A still from 'Redundant', a film-poem by writer Stuart Kenny

Our Lunchtime Cinema pick for April is the film-poem ‘Redundant’ by Much Better Adventure’s own Stuart Kenny. Set in the Pentland Hills, the 100km hill range on the outskirts of Edinburgh, the 90-second feature explores the language around unemployment, and looks at the place of nature as a haven and comfort during lockdown and beyond.

The poem was filmed by Robbie Ambrose, with accompanying violin and double bass by Lottie Whittingham, playing an old Irish dance song called 'The Sailor's Bonnet', which was first recorded by Irish flute player John McKenna and fiddler James Morrison in 1929, and was more recently popularised by The Gloaming. The film was launched by Edinburgh poetry collective I Am Loud.

“I've not actually combined my two passions, for mountain biking and poetry, before,” says Stuart. “But they were bound to come together at some point, and it happened very naturally here. I've always found the language that’s used around unemployment can be quite stigmatising - in particular the word 'redundant', which to an extent, implies that a person is defined by their job, and is no longer useful without one. I disagree with this, of course. There’s often so much more to a person than what they do to make money - their personality, and their passions and interests for example, whether that’s something like writing or reading or knitting or just socialising with friends, or spending time outdoors.

“We have a bad habit of asking strangers ‘so… what do you?’ almost soon as we first meet someone, which plays into this - the idea that we’re defined by our jobs - but usually, even if people absolutely love their jobs, there’s a good chance they’d probably rather talk about something else.

“Nature is a place away from all of that, and I wanted to capture how nature makes us feel so comfortable. One of the things I love about riding my bike it is that when I’m out in the hills it's just me and the trees and moors and wildlife around me, and nothing else. When you’re in the great outdoors, there’s no longer any social pressures or demands. There are no e-mails or bills to pay or external factors impacting the way that you feel about yourself and the world.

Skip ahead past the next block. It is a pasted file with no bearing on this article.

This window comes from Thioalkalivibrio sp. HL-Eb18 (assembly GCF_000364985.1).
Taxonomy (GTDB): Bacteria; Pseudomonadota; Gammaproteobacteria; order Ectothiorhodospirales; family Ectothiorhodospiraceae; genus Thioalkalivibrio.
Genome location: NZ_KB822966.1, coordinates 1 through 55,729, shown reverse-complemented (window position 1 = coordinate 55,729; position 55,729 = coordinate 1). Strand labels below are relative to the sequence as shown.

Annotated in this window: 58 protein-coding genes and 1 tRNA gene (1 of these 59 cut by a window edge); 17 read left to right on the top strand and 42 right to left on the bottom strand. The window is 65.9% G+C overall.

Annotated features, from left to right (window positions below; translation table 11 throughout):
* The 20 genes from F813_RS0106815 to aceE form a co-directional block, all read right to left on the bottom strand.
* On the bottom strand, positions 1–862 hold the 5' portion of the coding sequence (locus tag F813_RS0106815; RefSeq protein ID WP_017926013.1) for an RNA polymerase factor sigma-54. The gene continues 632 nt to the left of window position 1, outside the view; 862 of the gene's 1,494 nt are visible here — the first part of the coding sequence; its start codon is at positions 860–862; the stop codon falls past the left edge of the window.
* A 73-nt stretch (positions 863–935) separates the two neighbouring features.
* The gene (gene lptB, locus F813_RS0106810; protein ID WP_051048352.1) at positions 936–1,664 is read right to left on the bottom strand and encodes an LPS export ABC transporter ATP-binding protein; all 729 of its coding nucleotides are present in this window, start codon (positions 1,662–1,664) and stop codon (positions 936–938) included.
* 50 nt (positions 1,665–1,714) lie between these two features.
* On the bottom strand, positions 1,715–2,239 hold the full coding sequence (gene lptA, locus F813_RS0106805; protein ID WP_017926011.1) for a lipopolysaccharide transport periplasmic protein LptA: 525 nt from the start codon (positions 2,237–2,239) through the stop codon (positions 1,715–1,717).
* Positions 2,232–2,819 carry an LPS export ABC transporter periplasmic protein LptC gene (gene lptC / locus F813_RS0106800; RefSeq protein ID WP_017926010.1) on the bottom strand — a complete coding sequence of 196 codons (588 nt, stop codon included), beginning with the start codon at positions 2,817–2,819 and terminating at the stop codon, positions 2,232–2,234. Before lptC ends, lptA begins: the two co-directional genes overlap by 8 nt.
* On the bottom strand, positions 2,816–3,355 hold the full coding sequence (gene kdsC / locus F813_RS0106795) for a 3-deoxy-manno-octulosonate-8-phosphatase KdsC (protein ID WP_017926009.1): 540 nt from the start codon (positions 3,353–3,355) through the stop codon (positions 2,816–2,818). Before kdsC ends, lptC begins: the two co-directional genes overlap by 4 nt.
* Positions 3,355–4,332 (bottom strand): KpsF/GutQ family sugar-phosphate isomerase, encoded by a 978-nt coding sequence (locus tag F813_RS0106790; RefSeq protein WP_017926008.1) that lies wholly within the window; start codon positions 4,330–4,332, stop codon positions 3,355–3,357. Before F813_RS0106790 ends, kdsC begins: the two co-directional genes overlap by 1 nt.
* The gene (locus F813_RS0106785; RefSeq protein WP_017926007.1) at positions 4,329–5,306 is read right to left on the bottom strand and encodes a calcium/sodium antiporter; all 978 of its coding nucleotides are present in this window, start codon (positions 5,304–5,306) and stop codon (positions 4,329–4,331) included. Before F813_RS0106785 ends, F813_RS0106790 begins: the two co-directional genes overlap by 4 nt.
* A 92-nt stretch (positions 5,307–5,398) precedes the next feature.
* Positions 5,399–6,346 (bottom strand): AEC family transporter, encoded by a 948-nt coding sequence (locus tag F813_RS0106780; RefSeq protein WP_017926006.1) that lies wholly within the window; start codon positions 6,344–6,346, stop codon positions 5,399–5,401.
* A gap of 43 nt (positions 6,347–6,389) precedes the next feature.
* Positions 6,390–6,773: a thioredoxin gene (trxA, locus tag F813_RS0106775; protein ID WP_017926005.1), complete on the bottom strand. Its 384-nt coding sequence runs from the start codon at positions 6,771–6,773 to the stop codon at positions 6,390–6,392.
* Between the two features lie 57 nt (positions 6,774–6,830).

“It felt like a timely moment to make the film-poem. So many people have been impacted by either furlough or unemployment in the past year, since the pandemic began, and the fact that we’ve been in lockdown so often has really left a lot of people searching for a sense of purpose and meaning in their lives. I’m super lucky in that I live just a few miles from the Pentland Hills, and I’ve been able to find that sense of meaning and freedom and an escape from the relentlessness of the news in the hills and on my bike, but I think so many other people have done similarly too - turning to and really relying on nature for their wellbeing. Whether that’s been taking up walking or birdwatching or cycling.

“The Pentlands have given me a place where I can get a literal and metaphorical breath of fresh air during the pandemic, and really feel relaxed and free. I wanted to capture nature's amazing ability to make me, and so many others, feel at ease, and I think with the help of Robbie and Lottie, we’ve managed to create a nice little piece which really captures that feeling.”

Inspired? Get yourself out into nature and onto an adventure.